In a former article we have quoted a sporting Frenchman's opinion of an Englishman's passion for equitation, in which he states "that English lawyers arrive at their courts on horseback, duly spurred, with whips in their hands, and that their names daily figure in the betting lists." From these Gallic exaggerations we proceed to give the remarks of a most talented, though rather prejudiced French writer, upon the sports of the world, intermixed with remarks and anecdotes of our own. "By the word sport," says the author in question, "are meant all manly exercises, including hunting, shooting, racing, steeple-chasing, coursing, coaching, bull-baiting, cock and dog-fighting. Every country has its national sport. Spain

boasts of its bull-fights-a sanguinary sport, the remnant of Moorish barbarism; or, as Byron writes

"Such the ungentle sport, that oft invites

The Spanish maid and cheers the Spanish swain:
Nurtured in blood betimes, his heart delights

In vengeance, gloating on another's pain."

Rome and Florence find their sport in their races without riders. The land of the Czar has its sports on the ice. Racing too is known, but not upon such courses as we are accustomed to; instead of the 'Ditch-in' and 'two middle miles,' we read of turnpike roads, twenty and fifty miles' length. And here, while upon the subject of Russia, we cannot refrain from giving a slight sketch of an "out-and-out" sporting character lately arrived from that country. The subject of the sketch is a young Tartar, who, having been taken by the Russians, some four years ago, in a skirmish with the Circassians, had the alternative offered him of entering the Russian service, or being exiled to Siberia. He chose the former, and soon was promoted to the command of a small troop of cavalry. One day upon parade his superior officer gave way to the violence of his temper, and accused the Tartar of neglect and disobedience of orders. This the young warrior bore with patience; but when, in the heat of his passion, the Russian officer gave him the lie, and struck him, his blood was up, and with his sabre he cut the tyrant down. Feeling that his only chance was in flight, the gallant youth stuck his spurs into the sides of his steed, and was followed by six soldiers, anxious to avenge their commander's fall. But although they could not literally "catch a Tartar," they did so figuratively, for four of the pursuers fell under the unerring aim of the pursued; the remaining two

It is now some years that, with the view of proving the superiority of English thoroughbred horses over any others, Count Matuchewitz started Sharper and Mina against an Arabian and Cossack, for a race of forty-eight English miles, on a turnpike road, and which was won easy by Sharper. In the winter of 1839, another race was made, to be run at Libidian, a town about 120 miles to the southeast of Moscow, where a good race meeting and an immense horse fair take place annually. The events of the race were as follows::

Two Hundred and Forty Pounds (English money), given by his Imperial Majesty, with £50 added for the second horse; four years old to carry 8st. 5lb. ; five, 9st.; and aged, 9st. 9lb.; mares allowed 4lb.; distance, 20 miles English. Mr. Koratchugan's ch. c. by Red Rover, out of Proserpine, four years old...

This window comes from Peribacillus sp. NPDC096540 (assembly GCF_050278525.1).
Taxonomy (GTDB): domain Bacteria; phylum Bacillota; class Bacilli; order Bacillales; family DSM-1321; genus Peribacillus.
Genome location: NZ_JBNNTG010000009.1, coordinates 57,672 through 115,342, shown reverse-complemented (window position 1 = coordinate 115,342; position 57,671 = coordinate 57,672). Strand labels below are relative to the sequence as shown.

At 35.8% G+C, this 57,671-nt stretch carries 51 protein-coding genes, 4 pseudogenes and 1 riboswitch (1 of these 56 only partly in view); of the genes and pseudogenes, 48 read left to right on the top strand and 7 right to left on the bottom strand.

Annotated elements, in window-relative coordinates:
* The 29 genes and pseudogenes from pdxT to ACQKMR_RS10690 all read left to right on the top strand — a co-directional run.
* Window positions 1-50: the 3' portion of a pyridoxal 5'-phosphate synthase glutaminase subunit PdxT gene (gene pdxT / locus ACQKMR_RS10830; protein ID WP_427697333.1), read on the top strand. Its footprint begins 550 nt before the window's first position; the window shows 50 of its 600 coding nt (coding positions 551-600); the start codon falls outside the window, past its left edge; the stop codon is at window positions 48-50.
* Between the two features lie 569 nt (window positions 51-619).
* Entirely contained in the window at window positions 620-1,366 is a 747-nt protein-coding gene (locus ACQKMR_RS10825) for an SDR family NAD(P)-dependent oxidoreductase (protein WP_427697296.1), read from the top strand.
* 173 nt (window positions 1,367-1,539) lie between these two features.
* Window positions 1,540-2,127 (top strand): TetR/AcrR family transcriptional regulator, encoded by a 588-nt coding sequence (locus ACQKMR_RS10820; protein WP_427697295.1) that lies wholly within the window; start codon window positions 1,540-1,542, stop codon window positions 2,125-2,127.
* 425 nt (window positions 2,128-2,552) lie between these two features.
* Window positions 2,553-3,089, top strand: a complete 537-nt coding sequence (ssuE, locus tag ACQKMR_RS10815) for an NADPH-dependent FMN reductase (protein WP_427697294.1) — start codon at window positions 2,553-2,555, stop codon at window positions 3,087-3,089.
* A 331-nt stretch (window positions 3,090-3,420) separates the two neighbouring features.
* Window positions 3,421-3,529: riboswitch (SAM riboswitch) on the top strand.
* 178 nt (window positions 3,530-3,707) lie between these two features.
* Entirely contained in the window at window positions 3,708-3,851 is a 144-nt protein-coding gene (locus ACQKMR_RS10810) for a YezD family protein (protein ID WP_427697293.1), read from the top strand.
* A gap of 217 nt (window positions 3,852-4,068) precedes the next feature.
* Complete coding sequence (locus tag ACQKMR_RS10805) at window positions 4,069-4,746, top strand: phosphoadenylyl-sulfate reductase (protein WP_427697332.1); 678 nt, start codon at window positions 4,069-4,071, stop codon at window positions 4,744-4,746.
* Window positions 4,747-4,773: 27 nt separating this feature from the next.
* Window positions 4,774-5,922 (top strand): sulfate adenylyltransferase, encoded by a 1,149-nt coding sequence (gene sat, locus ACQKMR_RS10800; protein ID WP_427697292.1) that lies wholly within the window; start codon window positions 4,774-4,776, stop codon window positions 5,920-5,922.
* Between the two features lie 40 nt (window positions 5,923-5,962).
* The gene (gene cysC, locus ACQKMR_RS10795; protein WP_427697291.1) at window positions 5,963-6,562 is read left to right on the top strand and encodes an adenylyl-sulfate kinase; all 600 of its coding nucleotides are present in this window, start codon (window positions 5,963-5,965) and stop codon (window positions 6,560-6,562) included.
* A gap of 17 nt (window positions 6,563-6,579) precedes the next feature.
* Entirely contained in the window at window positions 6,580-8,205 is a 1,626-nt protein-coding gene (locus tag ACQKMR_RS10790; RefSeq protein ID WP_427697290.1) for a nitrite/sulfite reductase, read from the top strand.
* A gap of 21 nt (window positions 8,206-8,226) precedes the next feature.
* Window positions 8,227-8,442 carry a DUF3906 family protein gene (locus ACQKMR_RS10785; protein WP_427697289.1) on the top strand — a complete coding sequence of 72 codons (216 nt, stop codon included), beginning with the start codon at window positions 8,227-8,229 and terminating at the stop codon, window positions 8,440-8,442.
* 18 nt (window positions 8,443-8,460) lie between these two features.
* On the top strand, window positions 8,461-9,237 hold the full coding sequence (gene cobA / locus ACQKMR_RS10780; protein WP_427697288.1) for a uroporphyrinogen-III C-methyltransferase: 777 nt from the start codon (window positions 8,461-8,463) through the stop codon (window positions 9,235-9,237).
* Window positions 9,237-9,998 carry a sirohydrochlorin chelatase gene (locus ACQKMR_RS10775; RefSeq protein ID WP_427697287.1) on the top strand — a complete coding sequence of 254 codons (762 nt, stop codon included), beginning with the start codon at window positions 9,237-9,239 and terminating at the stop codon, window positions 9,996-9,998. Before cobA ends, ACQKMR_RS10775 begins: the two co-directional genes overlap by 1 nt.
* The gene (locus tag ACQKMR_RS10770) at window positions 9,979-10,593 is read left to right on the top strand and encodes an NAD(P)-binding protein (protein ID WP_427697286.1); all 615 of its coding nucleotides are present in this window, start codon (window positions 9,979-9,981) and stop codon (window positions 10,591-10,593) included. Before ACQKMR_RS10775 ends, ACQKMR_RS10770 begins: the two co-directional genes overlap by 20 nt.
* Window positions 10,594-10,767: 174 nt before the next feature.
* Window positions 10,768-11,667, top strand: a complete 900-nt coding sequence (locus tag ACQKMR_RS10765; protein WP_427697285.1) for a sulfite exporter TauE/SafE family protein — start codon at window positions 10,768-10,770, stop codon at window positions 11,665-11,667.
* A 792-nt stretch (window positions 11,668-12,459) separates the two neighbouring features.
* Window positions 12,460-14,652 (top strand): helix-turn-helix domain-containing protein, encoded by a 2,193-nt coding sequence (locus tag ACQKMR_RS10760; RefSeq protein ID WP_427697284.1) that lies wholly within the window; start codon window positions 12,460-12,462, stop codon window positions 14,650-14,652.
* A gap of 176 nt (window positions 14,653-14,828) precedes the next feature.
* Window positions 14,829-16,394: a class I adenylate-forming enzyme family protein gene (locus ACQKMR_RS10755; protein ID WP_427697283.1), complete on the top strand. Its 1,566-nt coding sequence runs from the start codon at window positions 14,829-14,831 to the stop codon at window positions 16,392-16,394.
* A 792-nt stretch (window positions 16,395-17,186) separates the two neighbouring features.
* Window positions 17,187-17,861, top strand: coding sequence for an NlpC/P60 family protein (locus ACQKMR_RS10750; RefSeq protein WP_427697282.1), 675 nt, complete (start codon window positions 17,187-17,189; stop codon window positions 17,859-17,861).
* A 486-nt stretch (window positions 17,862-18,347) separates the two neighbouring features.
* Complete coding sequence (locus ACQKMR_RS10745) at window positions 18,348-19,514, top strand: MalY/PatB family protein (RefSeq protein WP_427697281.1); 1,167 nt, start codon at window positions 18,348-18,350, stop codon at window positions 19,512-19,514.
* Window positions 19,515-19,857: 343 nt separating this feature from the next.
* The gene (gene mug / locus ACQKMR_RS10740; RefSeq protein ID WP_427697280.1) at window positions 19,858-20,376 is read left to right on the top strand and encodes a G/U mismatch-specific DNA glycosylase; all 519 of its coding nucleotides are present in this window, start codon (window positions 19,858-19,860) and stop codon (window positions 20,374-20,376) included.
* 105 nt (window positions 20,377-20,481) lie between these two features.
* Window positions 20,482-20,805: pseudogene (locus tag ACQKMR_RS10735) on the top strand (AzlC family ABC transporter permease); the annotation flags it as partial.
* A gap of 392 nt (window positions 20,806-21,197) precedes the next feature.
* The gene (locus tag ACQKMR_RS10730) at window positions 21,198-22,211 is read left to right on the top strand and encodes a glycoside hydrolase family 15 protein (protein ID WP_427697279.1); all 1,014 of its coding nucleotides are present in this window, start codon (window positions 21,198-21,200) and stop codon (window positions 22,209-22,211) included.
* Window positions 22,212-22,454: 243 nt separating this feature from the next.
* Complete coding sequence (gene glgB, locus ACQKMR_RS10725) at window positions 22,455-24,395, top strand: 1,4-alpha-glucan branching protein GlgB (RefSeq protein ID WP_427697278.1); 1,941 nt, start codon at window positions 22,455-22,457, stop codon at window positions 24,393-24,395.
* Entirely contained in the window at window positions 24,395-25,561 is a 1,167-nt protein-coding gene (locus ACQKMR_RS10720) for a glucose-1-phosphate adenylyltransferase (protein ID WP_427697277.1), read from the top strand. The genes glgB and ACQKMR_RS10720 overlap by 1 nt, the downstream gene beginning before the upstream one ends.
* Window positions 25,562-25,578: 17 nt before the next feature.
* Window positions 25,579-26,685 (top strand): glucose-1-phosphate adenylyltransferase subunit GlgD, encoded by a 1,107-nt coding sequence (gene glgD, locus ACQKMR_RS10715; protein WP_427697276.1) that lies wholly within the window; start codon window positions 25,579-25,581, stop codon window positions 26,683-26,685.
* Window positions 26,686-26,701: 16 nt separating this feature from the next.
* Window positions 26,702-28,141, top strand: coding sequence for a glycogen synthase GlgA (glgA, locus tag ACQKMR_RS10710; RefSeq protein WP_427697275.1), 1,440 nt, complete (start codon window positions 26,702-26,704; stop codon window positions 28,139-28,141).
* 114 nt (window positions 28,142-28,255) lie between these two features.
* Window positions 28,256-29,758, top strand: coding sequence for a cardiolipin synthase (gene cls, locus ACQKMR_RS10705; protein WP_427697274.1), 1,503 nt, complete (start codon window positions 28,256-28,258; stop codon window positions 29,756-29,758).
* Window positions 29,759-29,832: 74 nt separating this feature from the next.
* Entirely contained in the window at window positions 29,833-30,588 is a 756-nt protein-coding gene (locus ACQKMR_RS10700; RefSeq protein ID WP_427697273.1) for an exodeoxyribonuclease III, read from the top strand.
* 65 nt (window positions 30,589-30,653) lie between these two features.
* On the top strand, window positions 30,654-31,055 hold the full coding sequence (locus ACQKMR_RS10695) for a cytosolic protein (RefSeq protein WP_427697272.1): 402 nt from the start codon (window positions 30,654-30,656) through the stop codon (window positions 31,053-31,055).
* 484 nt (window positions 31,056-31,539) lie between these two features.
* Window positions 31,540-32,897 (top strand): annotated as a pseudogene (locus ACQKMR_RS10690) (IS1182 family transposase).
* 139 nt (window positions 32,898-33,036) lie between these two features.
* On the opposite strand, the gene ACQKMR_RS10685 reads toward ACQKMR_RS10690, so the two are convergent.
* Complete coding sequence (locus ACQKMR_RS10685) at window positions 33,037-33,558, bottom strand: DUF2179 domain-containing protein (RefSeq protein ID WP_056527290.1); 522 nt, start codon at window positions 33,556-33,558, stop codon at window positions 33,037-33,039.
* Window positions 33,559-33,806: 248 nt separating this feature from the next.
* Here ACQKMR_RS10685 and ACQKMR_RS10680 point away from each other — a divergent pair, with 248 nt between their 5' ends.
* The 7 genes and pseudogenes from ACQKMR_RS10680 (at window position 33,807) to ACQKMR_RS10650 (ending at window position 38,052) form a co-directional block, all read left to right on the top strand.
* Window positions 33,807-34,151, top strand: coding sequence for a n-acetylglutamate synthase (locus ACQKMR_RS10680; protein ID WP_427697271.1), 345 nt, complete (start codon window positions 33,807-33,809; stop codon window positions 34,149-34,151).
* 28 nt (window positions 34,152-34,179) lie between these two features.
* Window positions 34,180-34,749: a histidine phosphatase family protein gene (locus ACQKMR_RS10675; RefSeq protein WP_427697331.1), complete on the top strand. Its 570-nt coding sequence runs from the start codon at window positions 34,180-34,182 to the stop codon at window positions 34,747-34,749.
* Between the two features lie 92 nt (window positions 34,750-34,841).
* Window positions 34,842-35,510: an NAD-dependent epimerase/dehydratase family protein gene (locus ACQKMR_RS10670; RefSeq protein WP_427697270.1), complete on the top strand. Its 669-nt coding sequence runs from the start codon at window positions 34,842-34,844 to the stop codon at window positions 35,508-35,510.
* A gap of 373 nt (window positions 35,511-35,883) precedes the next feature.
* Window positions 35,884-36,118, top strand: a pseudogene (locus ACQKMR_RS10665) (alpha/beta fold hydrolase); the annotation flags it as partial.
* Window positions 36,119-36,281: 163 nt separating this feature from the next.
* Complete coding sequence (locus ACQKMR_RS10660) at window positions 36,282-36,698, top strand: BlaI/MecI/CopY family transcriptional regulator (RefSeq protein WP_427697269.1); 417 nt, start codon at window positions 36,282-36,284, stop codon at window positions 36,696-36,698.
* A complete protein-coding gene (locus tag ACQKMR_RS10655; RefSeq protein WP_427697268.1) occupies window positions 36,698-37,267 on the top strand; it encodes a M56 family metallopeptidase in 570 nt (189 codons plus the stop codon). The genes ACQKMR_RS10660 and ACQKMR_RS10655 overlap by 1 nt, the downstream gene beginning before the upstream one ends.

1

Mr. Petrossky's br. m. by Regent, out of Fair Ellen, five years
old.

2

Mr. Wockoff's b. h. Concert, by Memnon, out of Cassandra,
five years old....

3

Prince Tumen's ch. m. by a Persian stallion, out of a Calmuck

mare......

Mr. Talhoft's br. m. Mouse, of pure Calmuck breed.

(The last two stood still at the 18th mile.)

Mr. Varle's b. m. Hope, by an Arabian, out of a Cossack mare.. 0

(Stood still at the 16th mile.)

A pretty race between the three English thorough-bred horses for some distance, but won easy at last. Ran in 58 minutes 54 seconds. The sire of the winner was bred by General Grosvenor, by Nicol, a Selim horse, out of a Beningborough mare.

gave up the chace, but not before they were severely wounded. We pass over the young Tartar's "hair-breadth 'scapes," his "moving accidents by flood and field;" suffice it to say, he and his faithful steed reached England in safety, and in the month of August last was safely located in the Regent's Park Barracks, where he found the very best entertainment for man and horse. Anxious to put the Tartar's sabre practice to the test, two non-commissioned officers of the 1st Life Guards turned out with single-sticks, to give him a taste of their quality, and certainly a more wonderful performance was never before witnessed. With a single stroke of the sabre the Tartar cut one of the foemen's stick (we are literal, not figurative) into twenty pieces; and, though he got rather severely handled over the arms and shoulders, succeeded in slicing the other stick completely down to the guard. Then being pursued, he threw his lance (covered over and buttoned as a foil) the length of twenty yards with such precision and strength as almost to take the breath out of the gallant Life Guardsman's body. He then went through sundry evolutions, which would not have disgraced Ducrow's talented Circle in its palmy days -firing pistols at marks with unerring aim during the horse's best speed; throwing himself on and off his Bucephalus ; picking up his spear in a gallop; throwing the whole of his body off his horse, and clinging only by his leg, thus giving his enemies no mark but that limb to fire at; firing pistols between his horse's fore and hind legs; and, placing his pistol in his horse's mouth, fired it off in that position. In short, giving the spectators the most varied representation of the predatory warfare of his native country. His trusty steed deserves a few words. He is a grey Arabian, about fourteen hands three inches, active, and full of courage. Upon being asked whether he would dispose of him, the young Tartar clung to his neck, and patting him with the greatest kindness, exclaimed in excellent German"No! he is my life, my eyes, my arm, my body, my all. Never, to the last day of my existence, will I part with the partner of my cares, to whom I am indebted for my life." At the termination of the "tournament," the young warrior was presented with a purse of fifty sovereigns, which the officers of the 1st Life Guards and their friends had collected for him. Since that period, he has left England for Constantinople, where we wish him all health and happiness. Before leaving the subject of Russia, we must not omit to point out the munificent liberality of the Emperor and his son the Cesarewitch, who, independent of patronizing the sports of their native land, encourage them in ours by giving two splendid prizes to be run for annually at Ascot and Newmarket. We proceed.